Also right after turning on the radio with AT+CFUN=1 you can see
+QIND: SMS DONE
popping up automatically. I dont see that in your logs. Please configure your URC port and issue the commands as I’ve shown in the example here.
Together with The Things Industries we are combining LTE-M and LoRaWAN capabilities to provide an out-of-the-box connectivity solution allowing for easy to setup and secure device-to-cloud communication.
LTE-M features very good signal penetration, well-suited for standalone, managed gateways inside, for example, smart buildings. The solution will therefore start with a pre-configured LoRaWAN gateway from Mikrotik, connected over a LTE-M backhaul to LoRa devices and The Things Industry platform.
Use of LTE-M reduces costs compared to LTE because of more affordable hardware, and lower usage costs. Ease of use for the customer is guaranteed through no-touch provisioning of gateways, as they come pre-registered and only need powering up when installed. The gateway optionally supports LoRa 2.4GHz for global deployments.
To support IoT deployments in Germany and the Netherlands, an Early Access offer will be launched with LTE-M backhaul for solution providers and system integrators - learn more and get started 👈
@Stefan-de-Lange the PCBs for testing are open on Attribution-NonCommercial 4.0 International (CC BY-NC 4.0).
You have the freedom to copy it and re-measure it. But you will get the same result. Sometimes NB-IoT is better and sometimes LoRaWAN. You should also read before you judge something.
Awesome news ahead: LwM2M v1.2 specification is finally released! One of the headlining features of LwM2M v1.2 is LwM2M over MQTT! This is a good opportunity for LwM2M to get way more visibility, as MQTT (arguably the most popular IoT protocol) is currently missing any real data model.
LwM2M 1.2 feature highlights: 
State-of-the-art energy-efficient security—Leveraging (D)TLS 1.3 and Connection ID enhances security while reducing the challenges and energy losses of connecting devices over LPWAs like NB-IoT.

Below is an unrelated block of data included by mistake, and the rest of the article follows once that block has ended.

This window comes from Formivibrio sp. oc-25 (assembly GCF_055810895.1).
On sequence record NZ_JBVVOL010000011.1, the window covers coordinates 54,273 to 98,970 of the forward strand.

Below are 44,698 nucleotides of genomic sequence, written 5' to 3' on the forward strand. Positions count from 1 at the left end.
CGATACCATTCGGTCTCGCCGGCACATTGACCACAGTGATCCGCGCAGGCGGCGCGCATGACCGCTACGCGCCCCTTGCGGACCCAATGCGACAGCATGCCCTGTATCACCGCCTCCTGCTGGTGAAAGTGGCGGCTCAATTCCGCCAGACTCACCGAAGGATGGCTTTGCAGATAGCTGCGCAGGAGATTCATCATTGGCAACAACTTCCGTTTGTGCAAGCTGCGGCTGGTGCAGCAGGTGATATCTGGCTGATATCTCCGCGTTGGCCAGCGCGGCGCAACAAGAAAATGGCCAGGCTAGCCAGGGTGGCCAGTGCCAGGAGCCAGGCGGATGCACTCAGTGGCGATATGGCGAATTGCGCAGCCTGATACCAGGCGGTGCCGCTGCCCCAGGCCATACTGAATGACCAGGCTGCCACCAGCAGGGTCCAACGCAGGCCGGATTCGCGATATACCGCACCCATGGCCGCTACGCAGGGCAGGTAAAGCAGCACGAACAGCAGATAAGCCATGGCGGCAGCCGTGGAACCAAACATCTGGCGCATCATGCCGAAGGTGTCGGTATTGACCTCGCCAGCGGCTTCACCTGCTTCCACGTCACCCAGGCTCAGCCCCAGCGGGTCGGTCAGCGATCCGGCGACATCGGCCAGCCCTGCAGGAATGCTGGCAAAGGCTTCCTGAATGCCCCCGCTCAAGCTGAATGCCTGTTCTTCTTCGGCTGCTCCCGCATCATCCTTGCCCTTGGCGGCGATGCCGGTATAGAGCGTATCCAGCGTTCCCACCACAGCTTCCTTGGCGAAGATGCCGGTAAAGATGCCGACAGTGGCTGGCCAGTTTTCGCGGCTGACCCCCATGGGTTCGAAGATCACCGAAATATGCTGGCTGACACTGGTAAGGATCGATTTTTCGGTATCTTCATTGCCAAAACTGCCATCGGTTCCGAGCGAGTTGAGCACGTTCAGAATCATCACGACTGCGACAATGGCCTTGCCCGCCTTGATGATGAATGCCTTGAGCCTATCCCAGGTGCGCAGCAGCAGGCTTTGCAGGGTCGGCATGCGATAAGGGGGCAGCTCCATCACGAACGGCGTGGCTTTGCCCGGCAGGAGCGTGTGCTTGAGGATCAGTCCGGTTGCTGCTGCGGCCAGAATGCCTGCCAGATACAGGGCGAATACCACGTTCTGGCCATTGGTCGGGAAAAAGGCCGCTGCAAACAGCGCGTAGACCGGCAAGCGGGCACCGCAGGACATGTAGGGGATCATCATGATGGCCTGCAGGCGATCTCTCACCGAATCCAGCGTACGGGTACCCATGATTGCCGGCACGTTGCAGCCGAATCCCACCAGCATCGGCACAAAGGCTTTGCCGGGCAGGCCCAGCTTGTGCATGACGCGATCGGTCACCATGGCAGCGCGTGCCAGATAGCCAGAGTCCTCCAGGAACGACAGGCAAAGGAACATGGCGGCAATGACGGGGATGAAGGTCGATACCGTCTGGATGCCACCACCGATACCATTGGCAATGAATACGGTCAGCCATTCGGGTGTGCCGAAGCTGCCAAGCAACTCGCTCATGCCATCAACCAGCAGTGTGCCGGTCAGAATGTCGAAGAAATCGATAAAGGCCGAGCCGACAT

MQTT as a transport protocol—MQTT users can now add LwM2M device management functionality. Inversely, using MQTT as a transport mechanism for LwM2M simplifies connecting to the cloud in some scenarios.
Single-step device commissioning—Now, bootstrapping a device requires just a single bi-directional session instead of the previous five exchanges, saving time, energy, and other resources.
Optimized data reporting—LwM2M data-format optimizations shave bytes from each message, increasing energy-efficiency, device lifespan, and return-on-investment (ROI).
More details: 
New transports for LwM2M; this allows LwM2M messaging to be conveyed over MQTT and over HTTP.
Optimizations for the bootstrapping interface; this reduces the amount of data and the number of messages transmitted during the bootstrapping exchange.
Optimizations for the registration interface; this reduces the amount of data transmitted during registration exchanges.
Optimizations for the information reporting interface; observation attributes may now be included in an Observe operation.
Support for LwM2M gateway functionality; this allows non-LwM2M IoT devices as well as LwM2M devices behind a gateway to be connected to the LwM2M ecosystem and to manage those devices remotely.
New, highly optimized encoding format based on CBOR called LwM2M CBOR.
Enhanced functionality for firmware updates.
Definition of new notification attributes (edge, confirmable notification, and maximum historical queue). Edge allows notifications to be triggered on rising and falling edges. Confirmable notifications allow the control of reliable transmissions of notifications.
Maximum historical queue allows the control of time-series data usage. Clarifications of object versioning rules.
Updates to use the latest communication security protocols based on TLS and DTLS 1.3 (as well as the use of the Connection ID).
Flexibility to control the use of TLS and DTLS 1.3 through configuration information.
Untangling the relationship of security credentials and their server configuration.
As stated above, we will implement eDRX for LTE-M beginning of next year, but we cannot tell you exactly when right now (our current target is Q1 2021). As far as we know, most of the other European LTE-M operators haven’t yet enabled eDRX neither, but also plan to deploy it next year.
eDRX does not exist in 2G, only in LTE, and deployed primarily (if not exclusively) in its Low-Power Wide-Area categories (i.e. LTE-M and NB-IoT).
PSM is supported in all of DT’s LTE-M networks as well as in all of our roaming partner networks. Like eDRX, PSM has only been standardized in LTE networks and is not available for 2G.